Second, with the size of the screen, the controls and with the strong colours, used to compensate exactly that screen size and its resolution, the console can generate great fatigue in vision, to the point that Nintendo recommends a break of ten minutes for every hour played.
Finally, the 3D technology has its setbacks. First, by its age restriction, recommended from seven years, due to strong lights.
Then, in older models, its functionality is not practical, requiring a precise equalization and a certain position and distance from the head and eyes in relation to the screen, to work.
XL, 2DS or New?
However, there is no need to explain one by one, since they obey the dictates of three subgroups - four, if we consider the classic, the original 3DS - that have well-defined attributes and can combine into one device: the "XL", the "New" and the "2DS".
The XL group, which refers to the indications of clothing size (from English "extra large", or "GG"), has as its motto exactly its size, expanded in relation to the classic 3DS.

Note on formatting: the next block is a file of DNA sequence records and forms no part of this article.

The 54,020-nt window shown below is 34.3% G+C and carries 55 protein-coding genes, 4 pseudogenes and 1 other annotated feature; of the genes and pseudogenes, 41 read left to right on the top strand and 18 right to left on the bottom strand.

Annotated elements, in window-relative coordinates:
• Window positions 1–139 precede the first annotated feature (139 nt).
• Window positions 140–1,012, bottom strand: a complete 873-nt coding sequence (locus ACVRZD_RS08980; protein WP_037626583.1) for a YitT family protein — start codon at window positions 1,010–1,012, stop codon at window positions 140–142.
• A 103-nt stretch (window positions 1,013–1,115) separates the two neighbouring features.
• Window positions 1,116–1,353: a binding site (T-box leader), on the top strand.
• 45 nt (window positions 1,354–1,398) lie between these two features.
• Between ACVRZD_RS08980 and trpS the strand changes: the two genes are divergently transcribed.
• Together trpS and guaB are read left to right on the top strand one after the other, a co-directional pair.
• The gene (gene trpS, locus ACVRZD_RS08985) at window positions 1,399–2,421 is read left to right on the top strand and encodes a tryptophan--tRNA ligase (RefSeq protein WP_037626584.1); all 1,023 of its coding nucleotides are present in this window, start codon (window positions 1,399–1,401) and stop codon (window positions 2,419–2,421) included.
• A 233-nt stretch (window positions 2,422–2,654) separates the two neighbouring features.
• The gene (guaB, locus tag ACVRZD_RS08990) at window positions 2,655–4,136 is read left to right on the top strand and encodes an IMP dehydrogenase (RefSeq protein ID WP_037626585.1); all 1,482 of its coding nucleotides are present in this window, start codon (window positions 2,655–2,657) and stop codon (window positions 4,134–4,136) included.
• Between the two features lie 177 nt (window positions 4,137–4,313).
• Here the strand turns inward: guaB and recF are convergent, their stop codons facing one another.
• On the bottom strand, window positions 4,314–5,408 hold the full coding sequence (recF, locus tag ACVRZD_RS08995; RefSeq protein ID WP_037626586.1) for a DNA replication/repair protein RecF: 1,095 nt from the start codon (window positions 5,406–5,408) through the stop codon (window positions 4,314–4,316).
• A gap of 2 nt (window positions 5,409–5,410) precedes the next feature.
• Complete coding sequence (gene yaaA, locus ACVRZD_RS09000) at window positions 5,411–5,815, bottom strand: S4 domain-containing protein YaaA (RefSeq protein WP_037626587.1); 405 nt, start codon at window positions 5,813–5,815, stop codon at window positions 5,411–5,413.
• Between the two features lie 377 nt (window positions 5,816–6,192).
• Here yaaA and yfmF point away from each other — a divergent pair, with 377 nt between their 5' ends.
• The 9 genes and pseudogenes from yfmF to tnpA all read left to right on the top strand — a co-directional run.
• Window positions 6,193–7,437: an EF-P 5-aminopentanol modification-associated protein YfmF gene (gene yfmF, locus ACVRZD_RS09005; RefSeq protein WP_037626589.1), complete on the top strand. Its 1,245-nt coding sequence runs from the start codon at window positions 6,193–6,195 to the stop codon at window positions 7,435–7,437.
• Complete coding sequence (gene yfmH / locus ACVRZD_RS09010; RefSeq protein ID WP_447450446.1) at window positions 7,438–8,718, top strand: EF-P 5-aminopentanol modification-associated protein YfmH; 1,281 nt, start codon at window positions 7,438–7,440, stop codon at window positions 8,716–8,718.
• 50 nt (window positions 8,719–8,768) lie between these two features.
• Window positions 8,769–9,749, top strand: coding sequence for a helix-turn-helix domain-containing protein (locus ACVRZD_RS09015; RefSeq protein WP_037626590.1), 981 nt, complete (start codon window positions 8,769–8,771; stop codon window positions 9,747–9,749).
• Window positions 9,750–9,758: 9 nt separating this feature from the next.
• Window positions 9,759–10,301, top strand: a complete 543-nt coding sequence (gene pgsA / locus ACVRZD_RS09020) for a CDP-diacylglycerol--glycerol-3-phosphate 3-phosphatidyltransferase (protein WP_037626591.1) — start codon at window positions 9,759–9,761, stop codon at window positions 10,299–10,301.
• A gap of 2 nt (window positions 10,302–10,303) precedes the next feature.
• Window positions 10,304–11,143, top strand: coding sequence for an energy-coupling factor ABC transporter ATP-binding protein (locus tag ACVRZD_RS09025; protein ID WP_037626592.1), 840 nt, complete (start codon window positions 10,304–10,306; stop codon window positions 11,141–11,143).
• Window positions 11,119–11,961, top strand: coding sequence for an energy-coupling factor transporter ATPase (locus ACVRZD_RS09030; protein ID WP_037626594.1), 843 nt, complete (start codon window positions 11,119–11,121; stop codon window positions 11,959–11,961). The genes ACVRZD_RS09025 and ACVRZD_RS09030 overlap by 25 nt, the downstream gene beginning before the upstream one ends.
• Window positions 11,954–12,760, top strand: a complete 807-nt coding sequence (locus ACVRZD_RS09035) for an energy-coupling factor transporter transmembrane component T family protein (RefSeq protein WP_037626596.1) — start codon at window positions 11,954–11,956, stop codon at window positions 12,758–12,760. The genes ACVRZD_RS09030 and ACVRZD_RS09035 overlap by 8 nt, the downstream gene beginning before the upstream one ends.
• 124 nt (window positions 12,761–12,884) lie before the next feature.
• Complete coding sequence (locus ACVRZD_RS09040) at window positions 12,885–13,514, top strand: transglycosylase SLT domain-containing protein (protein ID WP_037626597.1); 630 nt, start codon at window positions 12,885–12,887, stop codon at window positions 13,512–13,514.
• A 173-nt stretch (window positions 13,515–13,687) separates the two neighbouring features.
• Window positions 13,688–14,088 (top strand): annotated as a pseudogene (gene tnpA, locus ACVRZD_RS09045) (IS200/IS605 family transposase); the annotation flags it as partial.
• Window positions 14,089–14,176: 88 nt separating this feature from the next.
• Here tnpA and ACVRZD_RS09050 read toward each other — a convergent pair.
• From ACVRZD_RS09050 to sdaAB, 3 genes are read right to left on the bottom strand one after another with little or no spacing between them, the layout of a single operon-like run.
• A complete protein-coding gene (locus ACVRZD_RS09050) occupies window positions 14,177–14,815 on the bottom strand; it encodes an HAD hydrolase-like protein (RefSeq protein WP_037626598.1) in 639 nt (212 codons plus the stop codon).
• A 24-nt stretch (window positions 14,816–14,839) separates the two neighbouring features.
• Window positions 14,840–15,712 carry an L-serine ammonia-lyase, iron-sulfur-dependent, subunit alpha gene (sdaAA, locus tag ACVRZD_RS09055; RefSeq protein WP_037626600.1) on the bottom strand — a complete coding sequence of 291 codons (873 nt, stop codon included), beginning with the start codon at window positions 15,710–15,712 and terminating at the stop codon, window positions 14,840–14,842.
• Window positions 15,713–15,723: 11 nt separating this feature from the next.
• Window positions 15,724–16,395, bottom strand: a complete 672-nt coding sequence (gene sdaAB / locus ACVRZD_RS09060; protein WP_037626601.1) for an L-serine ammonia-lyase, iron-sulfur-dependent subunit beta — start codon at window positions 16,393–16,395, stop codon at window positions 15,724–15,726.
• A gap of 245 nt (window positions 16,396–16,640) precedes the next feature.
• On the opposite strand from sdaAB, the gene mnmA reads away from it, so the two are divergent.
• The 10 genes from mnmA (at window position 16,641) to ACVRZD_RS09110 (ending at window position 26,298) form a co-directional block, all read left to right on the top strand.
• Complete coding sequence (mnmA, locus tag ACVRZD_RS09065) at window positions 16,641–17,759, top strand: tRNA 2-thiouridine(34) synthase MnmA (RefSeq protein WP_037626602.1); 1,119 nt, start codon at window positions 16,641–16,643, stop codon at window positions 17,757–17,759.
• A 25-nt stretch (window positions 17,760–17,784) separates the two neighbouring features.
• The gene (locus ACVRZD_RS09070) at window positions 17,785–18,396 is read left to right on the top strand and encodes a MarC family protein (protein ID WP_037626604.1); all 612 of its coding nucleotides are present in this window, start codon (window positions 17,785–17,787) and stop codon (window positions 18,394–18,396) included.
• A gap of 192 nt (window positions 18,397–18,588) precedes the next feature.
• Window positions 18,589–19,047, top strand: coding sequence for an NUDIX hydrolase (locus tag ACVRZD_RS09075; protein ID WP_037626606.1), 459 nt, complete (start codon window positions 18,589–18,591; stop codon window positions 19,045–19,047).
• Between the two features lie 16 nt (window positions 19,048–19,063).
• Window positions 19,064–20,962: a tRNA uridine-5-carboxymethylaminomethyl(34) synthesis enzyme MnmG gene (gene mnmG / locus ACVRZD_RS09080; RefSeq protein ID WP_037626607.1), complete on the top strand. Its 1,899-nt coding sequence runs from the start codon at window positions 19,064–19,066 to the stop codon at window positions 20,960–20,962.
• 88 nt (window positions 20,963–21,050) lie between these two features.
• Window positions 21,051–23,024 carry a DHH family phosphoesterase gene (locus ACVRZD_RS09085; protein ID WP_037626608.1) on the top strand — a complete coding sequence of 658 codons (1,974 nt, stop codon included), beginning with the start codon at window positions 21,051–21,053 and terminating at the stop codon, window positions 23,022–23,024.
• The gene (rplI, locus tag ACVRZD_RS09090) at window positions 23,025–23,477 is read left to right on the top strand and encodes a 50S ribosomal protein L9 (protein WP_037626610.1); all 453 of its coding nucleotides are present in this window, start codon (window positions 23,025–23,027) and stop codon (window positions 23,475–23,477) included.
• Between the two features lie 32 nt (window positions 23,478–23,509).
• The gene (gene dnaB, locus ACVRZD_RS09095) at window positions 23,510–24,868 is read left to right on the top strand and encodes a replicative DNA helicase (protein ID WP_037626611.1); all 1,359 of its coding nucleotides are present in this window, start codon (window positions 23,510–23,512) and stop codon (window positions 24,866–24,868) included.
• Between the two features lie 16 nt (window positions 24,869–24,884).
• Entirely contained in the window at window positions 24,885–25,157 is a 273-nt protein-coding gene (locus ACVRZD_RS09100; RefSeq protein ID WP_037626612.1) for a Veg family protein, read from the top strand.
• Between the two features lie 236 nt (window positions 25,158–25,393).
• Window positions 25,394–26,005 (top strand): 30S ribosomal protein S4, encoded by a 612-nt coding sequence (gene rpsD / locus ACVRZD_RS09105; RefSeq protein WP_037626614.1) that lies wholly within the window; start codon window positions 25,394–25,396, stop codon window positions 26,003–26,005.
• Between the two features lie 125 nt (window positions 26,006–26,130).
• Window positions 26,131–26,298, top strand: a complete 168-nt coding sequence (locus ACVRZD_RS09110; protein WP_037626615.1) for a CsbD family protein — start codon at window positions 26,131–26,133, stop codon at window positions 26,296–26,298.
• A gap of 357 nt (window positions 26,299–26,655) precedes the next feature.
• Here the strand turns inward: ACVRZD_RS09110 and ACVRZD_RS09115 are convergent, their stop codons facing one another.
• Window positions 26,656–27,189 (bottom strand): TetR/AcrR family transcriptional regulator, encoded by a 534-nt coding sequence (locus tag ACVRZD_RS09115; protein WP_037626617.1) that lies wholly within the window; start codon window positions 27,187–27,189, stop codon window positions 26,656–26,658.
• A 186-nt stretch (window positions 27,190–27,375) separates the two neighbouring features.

The "Nintendo 3DS XL", for example - the second model released - is 20 mm larger in height and width of the device, and with the upper and lower screen also larger, in 4 cm and 3 cm, respectively.
The other attributes are the same, with the exception of battery life and storage space, benefiting from the larger area available on the model. That's 2GB more space and 1.5h more battery life.
The 2DS sub-group was thought as a cheaper option of the console. For such its two main changes: the end of the 3D projection and the flip design of the other models, at least in the older editions of the 2DS.
A large solid bar, reminiscent of a GameBoy Advanced, only a little higher. Compared to the classic 3DS, it is 4 mm smaller and five times wider, despite keeping the size of the screens. Its graphic performance is similar to the 3DS and the XL, and has the same storage of the XL (4GB).